the Department of Defence will complete its transition planning, including introducing a new IT system to support the treaty and new strengthened export controls.

Within two years of the treaty coming into force the Department of Defence will also conduct a post-implementation review of the treaty provisions of this bill.

This review will be presented to the Joint Standing Committee on Treaties.

Regulations

The draft regulations will be released before the end of the year. They will be subject to further significant consultation with industry.

This will include consultation with the Defence Trade Cooperation Treaty Industry Advisory Panel chaired by Mr Ken Peacock.

The regulations will include:

requirements to be satisfied by an employee or contractor for Australian Community membership;

key conditions of approval for Australian Community membership;

exceptions to treaty offences;

record keeping requirements for Australian Community members;

compliance reporting requirements for Australian Community members;

process for being approved as an intermediate consignee;

exceptions to the offences for supply of technology or the provisions of defence services;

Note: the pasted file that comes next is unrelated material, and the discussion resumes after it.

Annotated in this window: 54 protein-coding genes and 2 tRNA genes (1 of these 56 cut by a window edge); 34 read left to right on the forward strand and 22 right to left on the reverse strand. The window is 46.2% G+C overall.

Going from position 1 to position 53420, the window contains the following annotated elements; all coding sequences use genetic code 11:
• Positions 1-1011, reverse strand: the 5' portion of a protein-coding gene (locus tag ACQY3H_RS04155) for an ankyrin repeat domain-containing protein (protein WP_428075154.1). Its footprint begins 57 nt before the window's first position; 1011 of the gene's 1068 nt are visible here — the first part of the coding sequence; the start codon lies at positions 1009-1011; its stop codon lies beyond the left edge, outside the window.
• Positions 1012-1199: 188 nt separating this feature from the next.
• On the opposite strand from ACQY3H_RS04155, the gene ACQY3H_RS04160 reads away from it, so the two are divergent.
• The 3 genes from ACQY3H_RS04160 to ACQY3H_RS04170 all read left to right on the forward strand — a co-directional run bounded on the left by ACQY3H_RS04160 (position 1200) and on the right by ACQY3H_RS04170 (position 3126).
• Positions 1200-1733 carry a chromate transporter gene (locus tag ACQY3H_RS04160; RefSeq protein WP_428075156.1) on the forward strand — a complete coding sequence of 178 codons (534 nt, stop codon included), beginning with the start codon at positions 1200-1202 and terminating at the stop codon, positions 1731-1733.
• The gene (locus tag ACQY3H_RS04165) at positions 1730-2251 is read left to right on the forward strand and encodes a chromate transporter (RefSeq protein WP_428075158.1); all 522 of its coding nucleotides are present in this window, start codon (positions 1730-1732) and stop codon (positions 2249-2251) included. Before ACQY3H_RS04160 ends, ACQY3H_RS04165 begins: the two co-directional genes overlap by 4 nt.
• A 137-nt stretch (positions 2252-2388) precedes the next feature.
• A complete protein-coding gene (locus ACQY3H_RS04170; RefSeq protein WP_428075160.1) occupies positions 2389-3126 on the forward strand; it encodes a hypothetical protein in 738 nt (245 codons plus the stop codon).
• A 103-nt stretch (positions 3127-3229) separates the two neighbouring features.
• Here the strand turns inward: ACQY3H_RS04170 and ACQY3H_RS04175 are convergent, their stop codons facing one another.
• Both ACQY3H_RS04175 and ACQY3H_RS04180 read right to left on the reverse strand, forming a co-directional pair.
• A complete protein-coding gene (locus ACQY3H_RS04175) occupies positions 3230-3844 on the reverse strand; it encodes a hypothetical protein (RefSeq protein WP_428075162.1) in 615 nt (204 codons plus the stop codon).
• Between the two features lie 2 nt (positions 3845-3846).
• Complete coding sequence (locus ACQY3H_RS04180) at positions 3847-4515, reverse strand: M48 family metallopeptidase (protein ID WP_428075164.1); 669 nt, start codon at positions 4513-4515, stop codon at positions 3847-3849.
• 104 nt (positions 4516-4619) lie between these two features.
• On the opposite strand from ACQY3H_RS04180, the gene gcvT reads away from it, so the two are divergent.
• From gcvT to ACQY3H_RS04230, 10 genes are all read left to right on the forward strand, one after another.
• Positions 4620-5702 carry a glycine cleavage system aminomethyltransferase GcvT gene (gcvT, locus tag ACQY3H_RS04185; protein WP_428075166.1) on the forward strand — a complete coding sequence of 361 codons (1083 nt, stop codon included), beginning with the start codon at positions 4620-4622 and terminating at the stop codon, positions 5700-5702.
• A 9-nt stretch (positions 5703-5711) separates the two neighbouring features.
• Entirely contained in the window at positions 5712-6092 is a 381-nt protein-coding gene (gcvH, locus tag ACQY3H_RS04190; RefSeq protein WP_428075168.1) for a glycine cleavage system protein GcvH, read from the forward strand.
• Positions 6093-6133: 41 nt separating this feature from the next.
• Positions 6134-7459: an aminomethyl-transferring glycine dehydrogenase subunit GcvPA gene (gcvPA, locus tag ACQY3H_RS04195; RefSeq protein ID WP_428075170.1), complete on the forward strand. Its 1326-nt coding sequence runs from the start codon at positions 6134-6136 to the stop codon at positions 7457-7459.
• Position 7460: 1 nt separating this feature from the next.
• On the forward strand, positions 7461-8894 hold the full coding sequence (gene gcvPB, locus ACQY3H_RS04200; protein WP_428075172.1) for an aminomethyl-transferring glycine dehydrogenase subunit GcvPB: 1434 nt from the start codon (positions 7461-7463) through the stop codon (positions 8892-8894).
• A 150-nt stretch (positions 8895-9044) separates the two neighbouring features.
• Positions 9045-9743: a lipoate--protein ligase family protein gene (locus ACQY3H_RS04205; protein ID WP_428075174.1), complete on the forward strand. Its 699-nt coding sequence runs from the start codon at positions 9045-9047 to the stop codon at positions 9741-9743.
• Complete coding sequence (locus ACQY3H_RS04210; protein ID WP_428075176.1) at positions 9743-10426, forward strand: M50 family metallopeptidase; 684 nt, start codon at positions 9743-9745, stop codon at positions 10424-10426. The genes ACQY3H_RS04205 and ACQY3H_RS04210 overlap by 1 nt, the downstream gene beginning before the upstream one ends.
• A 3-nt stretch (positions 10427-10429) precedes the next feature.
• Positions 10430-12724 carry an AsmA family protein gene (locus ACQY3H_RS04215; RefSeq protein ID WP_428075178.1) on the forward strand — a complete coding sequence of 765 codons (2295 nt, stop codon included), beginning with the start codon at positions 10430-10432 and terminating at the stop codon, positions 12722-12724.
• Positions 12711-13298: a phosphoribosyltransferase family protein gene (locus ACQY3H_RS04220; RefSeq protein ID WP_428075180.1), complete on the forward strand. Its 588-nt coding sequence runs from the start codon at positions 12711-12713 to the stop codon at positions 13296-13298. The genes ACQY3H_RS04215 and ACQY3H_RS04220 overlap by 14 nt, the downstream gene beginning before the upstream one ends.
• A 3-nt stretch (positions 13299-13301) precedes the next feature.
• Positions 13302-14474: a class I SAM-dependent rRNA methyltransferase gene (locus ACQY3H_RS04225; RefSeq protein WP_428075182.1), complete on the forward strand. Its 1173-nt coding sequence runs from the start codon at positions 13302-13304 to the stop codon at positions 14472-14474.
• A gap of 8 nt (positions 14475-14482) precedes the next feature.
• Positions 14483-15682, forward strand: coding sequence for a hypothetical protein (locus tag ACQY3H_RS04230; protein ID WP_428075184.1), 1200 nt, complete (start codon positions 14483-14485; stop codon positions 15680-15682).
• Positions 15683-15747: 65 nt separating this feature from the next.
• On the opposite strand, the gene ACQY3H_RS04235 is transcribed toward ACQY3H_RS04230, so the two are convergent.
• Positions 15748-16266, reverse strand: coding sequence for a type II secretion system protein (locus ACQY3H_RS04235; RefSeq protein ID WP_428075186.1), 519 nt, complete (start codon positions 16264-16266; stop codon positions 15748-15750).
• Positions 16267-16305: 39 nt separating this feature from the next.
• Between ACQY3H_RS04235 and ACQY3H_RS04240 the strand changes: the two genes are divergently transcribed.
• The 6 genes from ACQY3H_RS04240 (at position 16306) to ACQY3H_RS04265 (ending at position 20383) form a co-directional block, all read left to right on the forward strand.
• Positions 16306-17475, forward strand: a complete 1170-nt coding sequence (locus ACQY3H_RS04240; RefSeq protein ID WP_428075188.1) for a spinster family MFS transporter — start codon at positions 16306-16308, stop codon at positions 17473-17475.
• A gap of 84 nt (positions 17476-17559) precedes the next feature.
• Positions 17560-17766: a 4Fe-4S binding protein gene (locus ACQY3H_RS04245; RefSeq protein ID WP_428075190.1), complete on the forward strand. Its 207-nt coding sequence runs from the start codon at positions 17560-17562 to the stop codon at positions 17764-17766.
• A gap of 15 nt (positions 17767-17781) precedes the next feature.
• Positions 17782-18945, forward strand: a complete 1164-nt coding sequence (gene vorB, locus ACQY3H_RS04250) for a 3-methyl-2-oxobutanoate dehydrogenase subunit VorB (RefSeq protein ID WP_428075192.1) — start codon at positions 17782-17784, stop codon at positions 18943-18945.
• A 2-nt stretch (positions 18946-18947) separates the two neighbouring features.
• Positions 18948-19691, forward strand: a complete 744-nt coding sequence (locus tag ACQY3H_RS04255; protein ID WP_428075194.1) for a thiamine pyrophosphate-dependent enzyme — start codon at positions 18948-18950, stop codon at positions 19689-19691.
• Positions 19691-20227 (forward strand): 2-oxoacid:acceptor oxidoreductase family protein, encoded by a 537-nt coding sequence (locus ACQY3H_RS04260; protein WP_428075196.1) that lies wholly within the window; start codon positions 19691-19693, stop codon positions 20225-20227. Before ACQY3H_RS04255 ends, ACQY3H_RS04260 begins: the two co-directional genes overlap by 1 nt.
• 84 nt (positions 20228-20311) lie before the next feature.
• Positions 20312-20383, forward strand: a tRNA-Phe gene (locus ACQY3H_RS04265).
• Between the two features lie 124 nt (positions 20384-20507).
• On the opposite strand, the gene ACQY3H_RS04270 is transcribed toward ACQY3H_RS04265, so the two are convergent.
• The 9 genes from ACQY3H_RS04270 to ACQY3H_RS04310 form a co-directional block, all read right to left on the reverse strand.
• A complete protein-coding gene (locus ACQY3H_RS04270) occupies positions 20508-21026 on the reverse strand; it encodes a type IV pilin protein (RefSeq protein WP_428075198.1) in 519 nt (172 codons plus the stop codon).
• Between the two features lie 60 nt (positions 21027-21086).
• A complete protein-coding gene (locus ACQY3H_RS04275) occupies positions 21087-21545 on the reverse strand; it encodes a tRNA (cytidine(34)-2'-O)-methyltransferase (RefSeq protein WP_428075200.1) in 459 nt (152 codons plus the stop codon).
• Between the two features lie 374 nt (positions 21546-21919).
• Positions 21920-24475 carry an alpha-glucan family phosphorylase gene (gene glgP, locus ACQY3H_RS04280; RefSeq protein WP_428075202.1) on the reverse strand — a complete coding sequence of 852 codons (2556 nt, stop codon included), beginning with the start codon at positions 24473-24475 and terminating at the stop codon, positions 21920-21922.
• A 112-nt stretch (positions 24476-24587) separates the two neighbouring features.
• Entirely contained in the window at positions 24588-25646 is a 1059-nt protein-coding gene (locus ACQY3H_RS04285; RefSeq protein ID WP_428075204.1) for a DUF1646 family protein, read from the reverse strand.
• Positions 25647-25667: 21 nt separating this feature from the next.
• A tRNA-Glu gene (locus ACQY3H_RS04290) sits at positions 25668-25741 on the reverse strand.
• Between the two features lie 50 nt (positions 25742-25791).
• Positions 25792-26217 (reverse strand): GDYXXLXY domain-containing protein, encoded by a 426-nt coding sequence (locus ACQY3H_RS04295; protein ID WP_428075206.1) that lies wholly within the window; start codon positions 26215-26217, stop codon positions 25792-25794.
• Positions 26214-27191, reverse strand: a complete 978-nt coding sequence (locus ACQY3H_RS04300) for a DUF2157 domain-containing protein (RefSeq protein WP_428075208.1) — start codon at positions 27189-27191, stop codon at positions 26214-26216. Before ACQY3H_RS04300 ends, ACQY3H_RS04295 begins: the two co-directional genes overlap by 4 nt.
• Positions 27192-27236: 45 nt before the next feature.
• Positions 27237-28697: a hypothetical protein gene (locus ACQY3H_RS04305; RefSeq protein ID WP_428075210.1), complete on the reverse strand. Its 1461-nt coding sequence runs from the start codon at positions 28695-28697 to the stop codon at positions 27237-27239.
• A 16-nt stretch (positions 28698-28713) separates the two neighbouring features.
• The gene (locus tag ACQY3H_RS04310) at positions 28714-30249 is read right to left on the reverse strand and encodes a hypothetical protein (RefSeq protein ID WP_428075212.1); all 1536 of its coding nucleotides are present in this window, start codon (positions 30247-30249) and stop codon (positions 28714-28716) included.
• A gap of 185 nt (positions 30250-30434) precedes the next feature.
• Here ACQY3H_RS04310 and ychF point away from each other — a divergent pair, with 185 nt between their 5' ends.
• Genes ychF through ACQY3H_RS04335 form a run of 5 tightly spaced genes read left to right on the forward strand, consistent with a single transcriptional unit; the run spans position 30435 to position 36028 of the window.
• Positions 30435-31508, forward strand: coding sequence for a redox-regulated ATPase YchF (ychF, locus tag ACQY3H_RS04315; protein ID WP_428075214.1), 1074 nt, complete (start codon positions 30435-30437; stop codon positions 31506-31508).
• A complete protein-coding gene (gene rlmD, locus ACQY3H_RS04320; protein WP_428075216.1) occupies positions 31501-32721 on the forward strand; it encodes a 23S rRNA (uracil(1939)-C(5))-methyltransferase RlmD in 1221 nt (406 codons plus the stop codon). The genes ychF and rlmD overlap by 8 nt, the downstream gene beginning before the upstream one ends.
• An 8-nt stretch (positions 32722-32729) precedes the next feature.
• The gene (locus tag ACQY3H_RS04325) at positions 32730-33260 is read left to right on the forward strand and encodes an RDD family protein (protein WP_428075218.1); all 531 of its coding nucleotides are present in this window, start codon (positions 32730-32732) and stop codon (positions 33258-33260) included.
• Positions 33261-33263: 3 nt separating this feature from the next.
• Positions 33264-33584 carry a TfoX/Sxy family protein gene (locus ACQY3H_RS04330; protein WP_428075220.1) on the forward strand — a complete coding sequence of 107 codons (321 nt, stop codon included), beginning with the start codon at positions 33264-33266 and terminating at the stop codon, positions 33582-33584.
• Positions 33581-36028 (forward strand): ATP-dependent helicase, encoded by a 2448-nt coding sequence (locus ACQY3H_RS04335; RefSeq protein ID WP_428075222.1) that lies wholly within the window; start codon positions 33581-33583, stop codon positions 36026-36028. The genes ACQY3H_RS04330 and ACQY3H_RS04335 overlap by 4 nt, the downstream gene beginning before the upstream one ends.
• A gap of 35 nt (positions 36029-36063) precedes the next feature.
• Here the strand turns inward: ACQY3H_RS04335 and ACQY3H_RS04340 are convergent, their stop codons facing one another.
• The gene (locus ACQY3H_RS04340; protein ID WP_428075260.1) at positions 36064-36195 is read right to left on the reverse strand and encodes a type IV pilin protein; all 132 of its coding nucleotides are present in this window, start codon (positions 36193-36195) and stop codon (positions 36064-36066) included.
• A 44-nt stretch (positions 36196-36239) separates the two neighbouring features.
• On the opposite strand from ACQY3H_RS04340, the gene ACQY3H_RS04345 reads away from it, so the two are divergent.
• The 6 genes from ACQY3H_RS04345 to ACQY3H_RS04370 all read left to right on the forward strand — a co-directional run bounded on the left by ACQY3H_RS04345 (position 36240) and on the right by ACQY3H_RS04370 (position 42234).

record keeping requirements for permit holders and brokers;

identification cards for authorised officers; and

other administrative matters.

United States i mplementation

On 29 September 2010, after lengthy and complex negotiations, the US Senate recommended ratification of the treaty, following the passage of the treaty's implementing legislation through the US congress on 28 September 2010.

Since that time, the US administration has been working to meet the requirements of the Congressional Resolution of Ratification. As part of this, the necessary changes to the ITAR system are being proposed.

The United States will soon release for public comment a draft amendment to the ITAR system which will enable trade under the treaty.

Once the US and Australian governments have completed the necessary preparations and transition planning, the Defence Trade Cooperation Treaty will be brought into force.

Pathfinder p rogram